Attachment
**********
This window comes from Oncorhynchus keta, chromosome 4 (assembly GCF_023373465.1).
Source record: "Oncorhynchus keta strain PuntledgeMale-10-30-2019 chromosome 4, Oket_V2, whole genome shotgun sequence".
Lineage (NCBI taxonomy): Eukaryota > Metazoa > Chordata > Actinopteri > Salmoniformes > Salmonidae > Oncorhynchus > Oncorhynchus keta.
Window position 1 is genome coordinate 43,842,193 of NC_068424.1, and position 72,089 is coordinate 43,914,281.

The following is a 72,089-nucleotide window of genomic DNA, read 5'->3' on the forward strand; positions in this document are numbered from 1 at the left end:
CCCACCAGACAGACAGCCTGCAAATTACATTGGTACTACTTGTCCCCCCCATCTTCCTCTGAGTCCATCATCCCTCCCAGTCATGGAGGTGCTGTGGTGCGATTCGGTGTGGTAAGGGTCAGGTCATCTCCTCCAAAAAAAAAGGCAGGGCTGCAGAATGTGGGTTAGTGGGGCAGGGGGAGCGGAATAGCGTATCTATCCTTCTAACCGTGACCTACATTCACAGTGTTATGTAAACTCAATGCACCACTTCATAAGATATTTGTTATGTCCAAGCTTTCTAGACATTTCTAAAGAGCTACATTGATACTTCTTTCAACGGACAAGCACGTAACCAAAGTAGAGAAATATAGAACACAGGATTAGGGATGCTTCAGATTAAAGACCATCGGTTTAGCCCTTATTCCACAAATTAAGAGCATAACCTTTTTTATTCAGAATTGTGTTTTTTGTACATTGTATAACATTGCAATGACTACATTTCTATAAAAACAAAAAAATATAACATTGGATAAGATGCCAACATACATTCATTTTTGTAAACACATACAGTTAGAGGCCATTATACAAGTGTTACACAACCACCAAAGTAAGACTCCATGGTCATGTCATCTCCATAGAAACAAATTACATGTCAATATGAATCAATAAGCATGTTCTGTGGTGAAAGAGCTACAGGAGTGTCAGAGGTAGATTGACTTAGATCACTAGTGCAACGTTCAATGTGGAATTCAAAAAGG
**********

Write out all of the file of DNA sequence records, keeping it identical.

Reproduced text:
This window comes from Oncorhynchus keta, chromosome 4 (assembly GCF_023373465.1).
Source record: "Oncorhynchus keta strain PuntledgeMale-10-30-2019 chromosome 4, Oket_V2, whole genome shotgun sequence".
Lineage (NCBI taxonomy): Eukaryota > Metazoa > Chordata > Actinopteri > Salmoniformes > Salmonidae > Oncorhynchus > Oncorhynchus keta.
Window position 1 is genome coordinate 43,842,193 of NC_068424.1, and position 72,089 is coordinate 43,914,281.

The following is a 72,089-nucleotide window of genomic DNA, read 5'->3' on the forward strand; positions in this document are numbered from 1 at the left end:
CCCACCAGACAGACAGCCTGCAAATTACATTGGTACTACTTGTCCCCCCCATCTTCCTCTGAGTCCATCATCCCTCCCAGTCATGGAGGTGCTGTGGTGCGATTCGGTGTGGTAAGGGTCAGGTCATCTCCTCCAAAAAAAAAGGCAGGGCTGCAGAATGTGGGTTAGTGGGGCAGGGGGAGCGGAATAGCGTATCTATCCTTCTAACCGTGACCTACATTCACAGTGTTATGTAAACTCAATGCACCACTTCATAAGATATTTGTTATGTCCAAGCTTTCTAGACATTTCTAAAGAGCTACATTGATACTTCTTTCAACGGACAAGCACGTAACCAAAGTAGAGAAATATAGAACACAGGATTAGGGATGCTTCAGATTAAAGACCATCGGTTTAGCCCTTATTCCACAAATTAAGAGCATAACCTTTTTTATTCAGAATTGTGTTTTTTGTACATTGTATAACATTGCAATGACTACATTTCTATAAAAACAAAAAAATATAACATTGGATAAGATGCCAACATACATTCATTTTTGTAAACACATACAGTTAGAGGCCATTATACAAGTGTTACACAACCACCAAAGTAAGACTCCATGGTCATGTCATCTCCATAGAAACAAATTACATGTCAATATGAATCAATAAGCATGTTCTGTGGTGAAAGAGCTACAGGAGTGTCAGAGGTAGATTGACTTAGATCACTAGTGCAACGTTCAATGTGGAATTCAAAAAGG